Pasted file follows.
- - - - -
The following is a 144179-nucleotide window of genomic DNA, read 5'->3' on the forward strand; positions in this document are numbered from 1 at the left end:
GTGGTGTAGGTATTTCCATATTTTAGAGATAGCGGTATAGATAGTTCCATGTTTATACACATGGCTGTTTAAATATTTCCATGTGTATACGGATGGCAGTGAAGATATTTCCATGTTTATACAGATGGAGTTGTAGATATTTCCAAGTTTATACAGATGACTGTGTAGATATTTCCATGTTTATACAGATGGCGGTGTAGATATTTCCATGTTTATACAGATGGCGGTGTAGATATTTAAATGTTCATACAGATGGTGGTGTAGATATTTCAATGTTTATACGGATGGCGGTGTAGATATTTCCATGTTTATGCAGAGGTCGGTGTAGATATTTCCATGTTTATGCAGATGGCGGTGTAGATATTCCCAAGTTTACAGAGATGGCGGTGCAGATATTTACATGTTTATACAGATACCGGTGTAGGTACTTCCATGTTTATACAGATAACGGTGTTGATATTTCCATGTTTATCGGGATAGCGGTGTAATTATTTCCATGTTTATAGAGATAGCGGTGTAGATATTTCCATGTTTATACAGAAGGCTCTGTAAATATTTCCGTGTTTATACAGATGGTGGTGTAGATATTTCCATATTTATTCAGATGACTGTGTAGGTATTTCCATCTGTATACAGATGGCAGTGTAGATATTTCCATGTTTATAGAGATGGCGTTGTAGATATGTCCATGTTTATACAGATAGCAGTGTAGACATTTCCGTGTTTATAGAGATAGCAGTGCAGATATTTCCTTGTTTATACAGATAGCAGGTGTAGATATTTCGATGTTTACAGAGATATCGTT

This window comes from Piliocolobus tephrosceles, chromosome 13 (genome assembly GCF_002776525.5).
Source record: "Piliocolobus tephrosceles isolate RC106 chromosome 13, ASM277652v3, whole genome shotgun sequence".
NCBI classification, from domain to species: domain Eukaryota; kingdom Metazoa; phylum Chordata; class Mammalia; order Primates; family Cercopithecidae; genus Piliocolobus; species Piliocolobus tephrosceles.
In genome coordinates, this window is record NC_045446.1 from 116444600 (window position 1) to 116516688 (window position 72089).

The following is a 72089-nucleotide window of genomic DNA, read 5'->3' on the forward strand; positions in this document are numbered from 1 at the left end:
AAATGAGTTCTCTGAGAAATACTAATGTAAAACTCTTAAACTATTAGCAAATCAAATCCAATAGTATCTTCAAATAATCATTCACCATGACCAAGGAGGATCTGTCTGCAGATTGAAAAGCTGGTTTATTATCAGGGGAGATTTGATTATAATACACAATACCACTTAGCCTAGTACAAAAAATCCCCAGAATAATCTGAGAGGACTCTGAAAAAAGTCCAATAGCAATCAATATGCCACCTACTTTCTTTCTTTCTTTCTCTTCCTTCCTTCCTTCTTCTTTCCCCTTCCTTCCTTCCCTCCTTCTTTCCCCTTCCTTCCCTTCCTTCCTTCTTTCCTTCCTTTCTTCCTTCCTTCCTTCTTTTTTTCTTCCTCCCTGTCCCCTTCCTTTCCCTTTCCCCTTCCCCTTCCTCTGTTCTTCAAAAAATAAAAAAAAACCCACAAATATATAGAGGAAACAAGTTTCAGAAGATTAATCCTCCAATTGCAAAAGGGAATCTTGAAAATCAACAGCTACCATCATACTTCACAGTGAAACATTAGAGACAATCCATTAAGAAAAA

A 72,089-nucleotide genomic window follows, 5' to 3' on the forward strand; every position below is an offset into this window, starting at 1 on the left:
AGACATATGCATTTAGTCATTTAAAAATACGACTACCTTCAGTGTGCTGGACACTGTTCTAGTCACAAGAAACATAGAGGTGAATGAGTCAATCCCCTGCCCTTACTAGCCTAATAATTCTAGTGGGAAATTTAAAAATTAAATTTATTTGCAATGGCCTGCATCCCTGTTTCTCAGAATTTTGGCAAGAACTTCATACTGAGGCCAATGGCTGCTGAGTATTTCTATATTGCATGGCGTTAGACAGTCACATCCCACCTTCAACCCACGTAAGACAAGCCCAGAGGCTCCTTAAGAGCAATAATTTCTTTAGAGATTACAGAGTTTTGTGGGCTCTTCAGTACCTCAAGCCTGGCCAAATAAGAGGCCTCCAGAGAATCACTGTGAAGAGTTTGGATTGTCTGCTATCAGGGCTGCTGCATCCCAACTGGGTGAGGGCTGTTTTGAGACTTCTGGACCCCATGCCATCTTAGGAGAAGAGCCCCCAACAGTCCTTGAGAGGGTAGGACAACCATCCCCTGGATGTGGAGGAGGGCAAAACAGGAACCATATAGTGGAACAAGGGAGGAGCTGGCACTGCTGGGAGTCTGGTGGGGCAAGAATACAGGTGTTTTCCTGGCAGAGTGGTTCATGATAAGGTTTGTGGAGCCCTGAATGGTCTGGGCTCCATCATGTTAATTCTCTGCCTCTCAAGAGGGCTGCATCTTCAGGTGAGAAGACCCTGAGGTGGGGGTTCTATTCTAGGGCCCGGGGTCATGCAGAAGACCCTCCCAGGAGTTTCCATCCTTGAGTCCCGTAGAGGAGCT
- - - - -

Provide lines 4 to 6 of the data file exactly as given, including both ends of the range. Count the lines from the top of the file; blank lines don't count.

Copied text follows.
Source record: "Piliocolobus tephrosceles isolate RC106 chromosome 13, ASM277652v3, whole genome shotgun sequence".
NCBI classification, from domain to species: domain Eukaryota; kingdom Metazoa; phylum Chordata; class Mammalia; order Primates; family Cercopithecidae; genus Piliocolobus; species Piliocolobus tephrosceles.
In genome coordinates, this window is record NC_045446.1 from 116444600 (window position 1) to 116516688 (window position 72089).